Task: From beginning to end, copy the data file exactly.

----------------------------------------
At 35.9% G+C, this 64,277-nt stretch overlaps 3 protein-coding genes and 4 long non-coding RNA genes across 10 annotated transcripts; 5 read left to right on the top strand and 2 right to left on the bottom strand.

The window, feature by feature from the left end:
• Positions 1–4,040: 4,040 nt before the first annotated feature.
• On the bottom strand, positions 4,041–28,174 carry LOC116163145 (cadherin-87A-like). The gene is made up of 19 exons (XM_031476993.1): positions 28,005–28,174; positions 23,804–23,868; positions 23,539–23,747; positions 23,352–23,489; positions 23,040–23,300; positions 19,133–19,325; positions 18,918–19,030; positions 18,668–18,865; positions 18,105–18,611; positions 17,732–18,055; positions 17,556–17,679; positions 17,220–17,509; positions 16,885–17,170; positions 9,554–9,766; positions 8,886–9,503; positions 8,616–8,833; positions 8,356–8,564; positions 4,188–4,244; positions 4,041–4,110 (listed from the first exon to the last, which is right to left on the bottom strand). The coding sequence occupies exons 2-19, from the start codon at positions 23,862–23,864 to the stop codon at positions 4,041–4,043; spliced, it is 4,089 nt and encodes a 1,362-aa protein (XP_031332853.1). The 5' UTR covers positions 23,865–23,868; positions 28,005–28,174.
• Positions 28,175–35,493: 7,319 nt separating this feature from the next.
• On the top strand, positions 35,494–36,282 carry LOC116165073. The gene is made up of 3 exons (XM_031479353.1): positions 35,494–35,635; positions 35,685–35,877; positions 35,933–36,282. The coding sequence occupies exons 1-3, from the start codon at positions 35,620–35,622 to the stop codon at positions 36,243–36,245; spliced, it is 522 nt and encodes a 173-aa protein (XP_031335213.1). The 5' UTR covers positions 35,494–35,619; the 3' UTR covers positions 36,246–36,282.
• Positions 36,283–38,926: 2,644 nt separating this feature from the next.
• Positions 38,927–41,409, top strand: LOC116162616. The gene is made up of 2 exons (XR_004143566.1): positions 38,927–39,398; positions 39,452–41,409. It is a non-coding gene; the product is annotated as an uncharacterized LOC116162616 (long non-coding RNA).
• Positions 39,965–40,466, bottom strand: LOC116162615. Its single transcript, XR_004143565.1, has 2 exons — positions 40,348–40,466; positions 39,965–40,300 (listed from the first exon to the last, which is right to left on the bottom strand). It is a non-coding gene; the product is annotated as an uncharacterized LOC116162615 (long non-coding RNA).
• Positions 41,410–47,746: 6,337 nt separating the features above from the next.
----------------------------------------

At 35.9% G+C, this 64,277-nt stretch overlaps 3 protein-coding genes and 4 long non-coding RNA genes across 10 annotated transcripts; 5 read left to right on the top strand and 2 right to left on the bottom strand.

The window, feature by feature from the left end:
• Positions 1–4,040: 4,040 nt before the first annotated feature.
• On the bottom strand, positions 4,041–28,174 carry LOC116163145 (cadherin-87A-like). The gene is made up of 19 exons (XM_031476993.1): positions 28,005–28,174; positions 23,804–23,868; positions 23,539–23,747; positions 23,352–23,489; positions 23,040–23,300; positions 19,133–19,325; positions 18,918–19,030; positions 18,668–18,865; positions 18,105–18,611; positions 17,732–18,055; positions 17,556–17,679; positions 17,220–17,509; positions 16,885–17,170; positions 9,554–9,766; positions 8,886–9,503; positions 8,616–8,833; positions 8,356–8,564; positions 4,188–4,244; positions 4,041–4,110 (listed from the first exon to the last, which is right to left on the bottom strand). The coding sequence occupies exons 2-19, from the start codon at positions 23,862–23,864 to the stop codon at positions 4,041–4,043; spliced, it is 4,089 nt and encodes a 1,362-aa protein (XP_031332853.1). The 5' UTR covers positions 23,865–23,868; positions 28,005–28,174.
• Positions 28,175–35,493: 7,319 nt separating this feature from the next.
• On the top strand, positions 35,494–36,282 carry LOC116165073. The gene is made up of 3 exons (XM_031479353.1): positions 35,494–35,635; positions 35,685–35,877; positions 35,933–36,282. The coding sequence occupies exons 1-3, from the start codon at positions 35,620–35,622 to the stop codon at positions 36,243–36,245; spliced, it is 522 nt and encodes a 173-aa protein (XP_031335213.1). The 5' UTR covers positions 35,494–35,619; the 3' UTR covers positions 36,246–36,282.
• Positions 36,283–38,926: 2,644 nt separating this feature from the next.
• Positions 38,927–41,409, top strand: LOC116162616. The gene is made up of 2 exons (XR_004143566.1): positions 38,927–39,398; positions 39,452–41,409. It is a non-coding gene; the product is annotated as an uncharacterized LOC116162616 (long non-coding RNA).
• Positions 39,965–40,466, bottom strand: LOC116162615. Its single transcript, XR_004143565.1, has 2 exons — positions 40,348–40,466; positions 39,965–40,300 (listed from the first exon to the last, which is right to left on the bottom strand). It is a non-coding gene; the product is annotated as an uncharacterized LOC116162615 (long non-coding RNA).
• Positions 41,410–47,746: 6,337 nt separating the features above from the next.